A letter written in jail

Herb LondonYear after year, legions of school children read and commit to memory Martin Luther King's "I have a Dream" speech. Many of them believe it is his most important work.

It's the speech he delivered during the March on Washington for Jobs and Freedom on August 28, 1963. King spoke in front of the Lincoln Memorial to about 250,000 people advocating racial harmony. King's speech is often recited on Martin Luther King Day, the government holiday used to reflect on his legacy.

The march was originally planned to dramatize the plight of blacks in the South. President Kennedy wanted King to change the focus of the march because he feared it would adversely impact passage of the Civil Rights Act. King refused.

A lightning rod for controversy, King had been arrested on Good Friday just five months earlier in Birmingham, Ala. after a peaceful protest against segregation. During his time in the city lockup, he wrote an open letter. It had to be smuggled out on scraps of paper by his supporters.

{sidebar id=13}King was not the first public figure to write a letter to followers while in jail. He joined notables that include the Apostle Paul, Mohondas K. Gandhi, South Africa's dissident Nelson Mandella, a German theologian, Dietrich Bonhoeffer, who was imprisoned by the Gestapo in World War II, and Catholic social activist Dorothy Day.

The letter is the most memorable writing of King, according to Dr. Herb London, a world-renown cultural critic and head of the Hudson Institute, a Washington think tank.

"He talks about how one deals with one's enemies," London said in an interview. "It's critical in understanding his ethos and the symbolism associated with the Martin Luther King celebration."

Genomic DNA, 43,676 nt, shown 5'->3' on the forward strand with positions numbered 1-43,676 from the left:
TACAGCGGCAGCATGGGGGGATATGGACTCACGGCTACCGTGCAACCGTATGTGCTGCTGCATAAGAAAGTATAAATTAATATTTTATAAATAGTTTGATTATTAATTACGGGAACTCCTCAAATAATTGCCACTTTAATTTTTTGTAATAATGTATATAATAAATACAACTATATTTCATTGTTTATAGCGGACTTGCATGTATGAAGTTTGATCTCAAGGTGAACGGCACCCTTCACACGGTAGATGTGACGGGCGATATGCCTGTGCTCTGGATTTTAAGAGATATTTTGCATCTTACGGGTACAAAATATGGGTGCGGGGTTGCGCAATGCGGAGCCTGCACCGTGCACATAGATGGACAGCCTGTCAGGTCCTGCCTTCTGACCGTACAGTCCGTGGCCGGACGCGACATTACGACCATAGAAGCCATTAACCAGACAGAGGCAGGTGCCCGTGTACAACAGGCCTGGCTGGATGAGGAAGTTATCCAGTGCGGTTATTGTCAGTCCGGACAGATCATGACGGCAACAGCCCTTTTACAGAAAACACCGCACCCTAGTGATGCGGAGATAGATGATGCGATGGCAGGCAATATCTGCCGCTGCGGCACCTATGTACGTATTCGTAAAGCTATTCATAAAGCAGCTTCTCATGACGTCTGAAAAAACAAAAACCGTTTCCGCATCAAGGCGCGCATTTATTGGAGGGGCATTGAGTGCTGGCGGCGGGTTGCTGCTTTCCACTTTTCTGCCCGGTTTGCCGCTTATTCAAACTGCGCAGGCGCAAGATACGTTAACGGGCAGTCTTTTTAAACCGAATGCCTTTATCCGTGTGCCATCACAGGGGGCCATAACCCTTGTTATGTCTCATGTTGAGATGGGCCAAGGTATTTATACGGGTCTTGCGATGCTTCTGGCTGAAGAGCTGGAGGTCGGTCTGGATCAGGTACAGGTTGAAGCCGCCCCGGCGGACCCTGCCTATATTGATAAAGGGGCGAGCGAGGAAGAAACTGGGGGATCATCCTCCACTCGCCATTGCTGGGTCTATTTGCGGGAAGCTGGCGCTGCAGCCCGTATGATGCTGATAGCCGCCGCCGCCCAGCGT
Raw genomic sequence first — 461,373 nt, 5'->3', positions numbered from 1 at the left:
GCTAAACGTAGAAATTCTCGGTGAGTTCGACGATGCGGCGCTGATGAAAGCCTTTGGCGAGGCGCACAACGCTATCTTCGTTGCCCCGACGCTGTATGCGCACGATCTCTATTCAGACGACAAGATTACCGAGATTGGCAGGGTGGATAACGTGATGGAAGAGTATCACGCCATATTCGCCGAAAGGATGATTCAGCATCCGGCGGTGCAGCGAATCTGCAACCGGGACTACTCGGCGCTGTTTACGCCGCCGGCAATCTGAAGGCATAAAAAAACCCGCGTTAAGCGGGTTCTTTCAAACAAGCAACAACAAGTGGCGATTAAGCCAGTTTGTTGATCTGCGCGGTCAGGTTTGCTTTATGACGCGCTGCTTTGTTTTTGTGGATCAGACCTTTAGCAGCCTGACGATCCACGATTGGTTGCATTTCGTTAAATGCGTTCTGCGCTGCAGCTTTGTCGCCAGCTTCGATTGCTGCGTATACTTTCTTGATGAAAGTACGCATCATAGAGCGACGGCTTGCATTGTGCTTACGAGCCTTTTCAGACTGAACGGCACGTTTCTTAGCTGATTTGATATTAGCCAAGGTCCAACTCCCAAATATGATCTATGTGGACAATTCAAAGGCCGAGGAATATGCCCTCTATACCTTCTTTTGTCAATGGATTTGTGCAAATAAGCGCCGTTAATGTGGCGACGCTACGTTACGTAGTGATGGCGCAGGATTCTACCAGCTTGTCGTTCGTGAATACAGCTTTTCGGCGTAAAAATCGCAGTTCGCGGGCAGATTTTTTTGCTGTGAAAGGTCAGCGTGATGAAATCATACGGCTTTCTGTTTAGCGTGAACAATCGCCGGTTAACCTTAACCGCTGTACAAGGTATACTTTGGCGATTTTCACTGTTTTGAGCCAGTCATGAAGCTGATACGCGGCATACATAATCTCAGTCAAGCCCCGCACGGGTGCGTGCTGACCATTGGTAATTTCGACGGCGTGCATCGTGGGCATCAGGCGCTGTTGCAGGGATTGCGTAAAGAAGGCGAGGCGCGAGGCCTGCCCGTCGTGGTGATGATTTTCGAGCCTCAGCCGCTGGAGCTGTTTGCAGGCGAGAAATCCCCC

{sidebar id=14}"His attitude towards his enemies caused me to recall a true story that took place in Tennessee at the time of desegregation."

London said he believes the act of writing the letter forced King to think through his beliefs on civil disobedience. "He was an original thinker. He was obliged to address the issue of civil disobedience and he did it in that letter," London said.

London describes the incident:

"Before the first day of school under desegregation a white woman told her child that black children would be at school and were dangerous. She advised her child not to sit next to a black child. Similarly, a black woman told her child that white children would be mean to her, to expect difficulty and warned her not to sit next to a white child. It just so happens that the teacher sat the children next to each other alphabetically. As a result white and black children sat next to each other in adjoining desks.

"At the end of the day the black mother asked her daughter if she had sat next to a white child. She said that she was seated next to another student (who was white) and they were both scared and they held hands the whole day."

At that time in 1957, London was a Northern teenager participating in the Freedom Rider movement. Waves of volunteers from the north descended on the South to help register voters and organize protesters for non violent demonstrations. Before his arrival in Clinton, Tenn., the high school was the focus of violence, and a bitter campaign by a New Jersey white supremacist to stop desegregation. The school was bombed in 1958.

"I thought of it as a non- partisan activity," London recalled. "I don't recall feeling as if I was in danger."

King's missive wasn't published until three months after his Good Friday arrest. It was his answer to a letter and call for unity from eight white Birmingham preachers. The clergymen had urged King to wait until the courts had decided the issue of desegregation. The also accused him of inciting civil unrest.

In the letter King asserted that "Injustice anywhere is a threat to justice everywhere."

King also quoted Thurgood Marshall, then a lawyer for the NAACP, who later became the first black judge on the U.S. Supreme Court.

"Justice too long delayed is justice denied," Marshall said.